- The Washington Times - Thursday, January 8, 2015

They say you only get one chance to make first impression, and right now, I’m a little worried about how the new Republican majorities in the House and Senate are coming off in the very first days of the 114th Congress.

If you’ll permit me a short trip down Memory Lane, Tuesday’s pomp and circumstance took me back to my first swearing-in as a member of the House in 1985. I vividly remember how our caucus leader, Rep. Bob Michel of Illinois, would note (proudly!) in nearly every speech he gave that he was the “longest-serving minority leader” in history. Well, some of us that year were determined not to be in the minority much longer, and we had to buck our leadership every step of the way to get what we wanted.

“Speaker John Boehner” and “Senate Majority Leader Mitch McConnell” have a real nice ring to them, but the bigger question is what the Republicans plan to do with the mandate the voters handed them in November. I’m seeing some worrying signs already.

It was no surprise that some House conservatives showed their displeasure by voting against Mr. Boehner for speaker on Tuesday, but the size of the rebellion was a shock. Some 25 GOP representatives wouldn’t vote for Mr. Boehner and my House friends tell me they were a little surprised they didn’t get a few more votes. I know a little something counting noses, and the speaker may owe his first-round win to the fact that some 20 Democrats weren’t in the chamber because they were attending former New York Gov. Mario Cuomo’s funeral that same day; by my tally, if all those Democrats had showed up, the dissidents would have needed just one more vote to block Mr. Boehner.

And the revenge that the GOP leadership then took on the rebels also leaves me uneasy. I understand why the dissidents on the House Rules Committee lost their posts — that panel is considered an arm of the Speaker and has long been stocked with only the most loyal members. But the very public way other Boehner critics were ousted from plum committee assignments has created a lot of ill will and caused a huge uproar in the conservative community beyond Capitol Hill.

There’s even talk that some conservative House members will refuse to vote for any rule setting terms for legislative debate until the purge is repudiated and the rebels reinstated.

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Perhaps the worst part of all this is the pleasure it is affording the minority Democrats, who should be bracing to endure the worst two years of their legislative lives instead of reveling in Republican divisions.

There are worrying signs in the Senate, too, though no one should ever underestimate the skill and subtlety of Mr. McConnell as a legislator and strategist. However the new majority leader decides to go after the White House, you can bet that Mr. Obama will never see it coming until it hits him.

Mr. McConnell can start preparing the political landscape for 2016 by forcing Senate Democrats up for re-election to take a lot of votes they’d rather avoid. Those Democratic senators already saw the devastating impact of the 2014-cycle ads — “Senator X voted with President Obama 97 percent of the time” — and that might persuade more than a few to stand up to the White House and help defeat the coming Obama vetoes.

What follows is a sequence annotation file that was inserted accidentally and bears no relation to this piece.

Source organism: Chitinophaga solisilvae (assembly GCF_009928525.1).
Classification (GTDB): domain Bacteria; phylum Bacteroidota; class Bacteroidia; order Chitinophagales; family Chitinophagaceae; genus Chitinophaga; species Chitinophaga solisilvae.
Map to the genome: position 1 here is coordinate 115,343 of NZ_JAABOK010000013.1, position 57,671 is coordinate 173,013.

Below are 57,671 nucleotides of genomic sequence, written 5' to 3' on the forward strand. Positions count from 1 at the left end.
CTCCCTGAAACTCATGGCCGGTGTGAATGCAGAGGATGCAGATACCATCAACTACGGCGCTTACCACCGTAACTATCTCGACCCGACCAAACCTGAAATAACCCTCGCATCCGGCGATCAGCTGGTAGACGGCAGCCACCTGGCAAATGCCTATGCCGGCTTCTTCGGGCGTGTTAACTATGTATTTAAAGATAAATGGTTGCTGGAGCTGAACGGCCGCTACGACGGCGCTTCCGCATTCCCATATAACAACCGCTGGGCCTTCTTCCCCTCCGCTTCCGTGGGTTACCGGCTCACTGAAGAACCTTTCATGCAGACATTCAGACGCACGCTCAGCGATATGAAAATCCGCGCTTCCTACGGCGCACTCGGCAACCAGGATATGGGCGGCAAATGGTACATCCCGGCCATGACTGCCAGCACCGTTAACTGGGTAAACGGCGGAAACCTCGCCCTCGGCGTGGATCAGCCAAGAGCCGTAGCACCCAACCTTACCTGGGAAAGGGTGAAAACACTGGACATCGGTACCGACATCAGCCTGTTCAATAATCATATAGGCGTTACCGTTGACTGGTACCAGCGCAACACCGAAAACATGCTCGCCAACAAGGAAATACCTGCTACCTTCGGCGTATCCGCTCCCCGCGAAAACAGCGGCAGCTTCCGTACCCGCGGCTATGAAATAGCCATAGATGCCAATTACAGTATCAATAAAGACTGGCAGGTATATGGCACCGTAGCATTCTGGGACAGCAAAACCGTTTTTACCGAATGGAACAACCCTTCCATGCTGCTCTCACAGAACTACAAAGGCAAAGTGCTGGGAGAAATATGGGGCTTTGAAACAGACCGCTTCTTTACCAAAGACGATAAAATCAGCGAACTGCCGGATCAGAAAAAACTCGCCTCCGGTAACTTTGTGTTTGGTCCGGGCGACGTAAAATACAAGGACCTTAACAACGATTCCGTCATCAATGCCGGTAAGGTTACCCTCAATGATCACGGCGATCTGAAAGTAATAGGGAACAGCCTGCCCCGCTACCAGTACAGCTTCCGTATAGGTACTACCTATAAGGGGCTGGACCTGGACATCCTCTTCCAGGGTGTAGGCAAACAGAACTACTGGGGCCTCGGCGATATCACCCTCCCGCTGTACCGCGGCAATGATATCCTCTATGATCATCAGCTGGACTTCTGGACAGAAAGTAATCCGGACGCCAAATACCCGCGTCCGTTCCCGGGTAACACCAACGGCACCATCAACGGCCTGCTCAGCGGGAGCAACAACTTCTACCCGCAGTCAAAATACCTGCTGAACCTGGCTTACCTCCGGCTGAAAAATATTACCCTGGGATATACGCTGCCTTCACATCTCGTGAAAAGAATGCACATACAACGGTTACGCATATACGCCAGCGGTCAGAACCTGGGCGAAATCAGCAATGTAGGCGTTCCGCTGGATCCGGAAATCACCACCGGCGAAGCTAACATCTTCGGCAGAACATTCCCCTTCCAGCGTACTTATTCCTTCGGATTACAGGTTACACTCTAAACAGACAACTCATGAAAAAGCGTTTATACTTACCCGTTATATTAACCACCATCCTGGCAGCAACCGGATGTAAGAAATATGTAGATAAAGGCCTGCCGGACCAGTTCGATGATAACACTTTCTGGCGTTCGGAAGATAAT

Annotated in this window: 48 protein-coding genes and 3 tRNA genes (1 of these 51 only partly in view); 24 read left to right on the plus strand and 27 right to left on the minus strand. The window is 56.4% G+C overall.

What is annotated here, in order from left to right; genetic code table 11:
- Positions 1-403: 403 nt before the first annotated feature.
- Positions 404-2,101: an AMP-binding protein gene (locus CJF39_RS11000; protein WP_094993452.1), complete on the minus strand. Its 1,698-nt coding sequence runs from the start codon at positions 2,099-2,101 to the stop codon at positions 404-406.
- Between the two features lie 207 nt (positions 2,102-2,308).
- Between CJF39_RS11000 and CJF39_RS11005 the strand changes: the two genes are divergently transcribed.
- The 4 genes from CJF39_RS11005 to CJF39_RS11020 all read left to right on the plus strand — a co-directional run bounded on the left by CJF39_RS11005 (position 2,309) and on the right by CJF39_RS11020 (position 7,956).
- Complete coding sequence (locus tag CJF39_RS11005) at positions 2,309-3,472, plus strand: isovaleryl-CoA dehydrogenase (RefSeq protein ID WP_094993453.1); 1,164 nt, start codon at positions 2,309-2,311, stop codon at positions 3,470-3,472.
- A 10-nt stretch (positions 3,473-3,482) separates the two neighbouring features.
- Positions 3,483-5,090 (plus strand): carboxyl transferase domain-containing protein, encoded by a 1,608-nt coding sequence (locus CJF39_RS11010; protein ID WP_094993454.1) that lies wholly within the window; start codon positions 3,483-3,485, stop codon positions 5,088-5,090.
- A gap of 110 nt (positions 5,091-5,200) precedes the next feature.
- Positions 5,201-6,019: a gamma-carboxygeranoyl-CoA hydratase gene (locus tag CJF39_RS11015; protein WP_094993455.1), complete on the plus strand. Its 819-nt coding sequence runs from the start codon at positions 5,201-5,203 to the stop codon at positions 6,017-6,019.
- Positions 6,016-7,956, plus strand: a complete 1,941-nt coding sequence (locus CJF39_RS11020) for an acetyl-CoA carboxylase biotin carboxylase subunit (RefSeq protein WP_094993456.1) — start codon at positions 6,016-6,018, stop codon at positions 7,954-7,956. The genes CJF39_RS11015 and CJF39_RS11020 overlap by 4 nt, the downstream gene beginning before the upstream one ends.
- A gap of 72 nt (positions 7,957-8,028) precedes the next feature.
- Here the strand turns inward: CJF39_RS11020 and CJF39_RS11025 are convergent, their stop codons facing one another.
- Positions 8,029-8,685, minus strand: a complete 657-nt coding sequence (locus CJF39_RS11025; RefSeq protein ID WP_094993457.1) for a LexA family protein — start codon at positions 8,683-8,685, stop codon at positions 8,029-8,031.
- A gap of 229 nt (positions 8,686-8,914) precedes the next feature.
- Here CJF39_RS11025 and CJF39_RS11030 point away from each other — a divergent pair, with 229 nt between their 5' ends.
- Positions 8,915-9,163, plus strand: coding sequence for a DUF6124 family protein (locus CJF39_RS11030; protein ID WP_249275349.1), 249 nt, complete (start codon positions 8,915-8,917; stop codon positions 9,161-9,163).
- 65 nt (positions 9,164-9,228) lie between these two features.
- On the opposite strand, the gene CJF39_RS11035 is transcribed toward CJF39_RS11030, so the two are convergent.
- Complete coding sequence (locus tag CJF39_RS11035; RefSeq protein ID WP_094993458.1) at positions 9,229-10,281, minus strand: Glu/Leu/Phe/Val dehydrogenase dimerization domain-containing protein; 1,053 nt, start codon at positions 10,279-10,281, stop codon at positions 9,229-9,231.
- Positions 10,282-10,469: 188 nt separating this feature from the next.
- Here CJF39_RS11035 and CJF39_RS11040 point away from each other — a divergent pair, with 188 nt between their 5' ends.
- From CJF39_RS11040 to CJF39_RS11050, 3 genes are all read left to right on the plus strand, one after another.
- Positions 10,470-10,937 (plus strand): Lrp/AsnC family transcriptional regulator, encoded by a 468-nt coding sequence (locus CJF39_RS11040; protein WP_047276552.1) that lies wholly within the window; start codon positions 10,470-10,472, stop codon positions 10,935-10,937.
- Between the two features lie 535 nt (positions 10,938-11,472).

But we already have Mr. McConnell promising not to do anything “scary” now that Republicans are in command, taking a government shutdown off the table even before negotiations have begun with the White House. Even more unsettling are the comments of South Dakota Republican Sen. John Thune apparently promising not to cut off funding even for the Department of Homeland Security to block the president’s unconstitutional actions on amnesty for illegal immigrants. (In the same Fox News interview, Mr. Thune even refused to rule out categorically a rise in the federal gas tax, at a time when no Republican anywhere should be talking about raising any taxes.)

If the Homeland Security plan is true, that would go against the explicit promise given to conservatives last year in the debate over the abominable “Cromnibus” spending bill. House Republicans, already nervous about where their leaders are taking them, would be apoplectic.

Speaking more broadly, conservatives are worried that the Boehners, McConnells and Thunes of the party are not pushing back harder against the false media narrative that the message of the November vote was that Republicans should “govern responsibly” and “find common ground” with the president to “get things done.”

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Totally false! The message was loud, clear and simple: Stop President Obama and his leftist/socialist/anti-Constitution/big government philosophy in its tracks. Mr. Boehner in his first speech to the new House talked of building the Keystone pipeline, restoring the 40-hour workweek standard,and helping veterans.

All very nice, but the voters just demanded a bigger vision — repealing Obamacare, rolling back the immigration amnesty, balancing the budget, restoring the sensible welfare reforms we passed in the 1990s and that this president has totally gutted.

The House and Senate Republicans plan a joint retreat Jan. 15 and 16 in Pennsylvania to compare notes and plan their strategy for the next two years. If they don’t emerge with a real agenda that conservatives can rally behind, the “retreat” may last a lot longer than two days.

Tom DeLay, a former congressman from Texas and House majority leader from 2003 to 2005, writes a weekly column for The Washington Times and WashingtonTimes.com.

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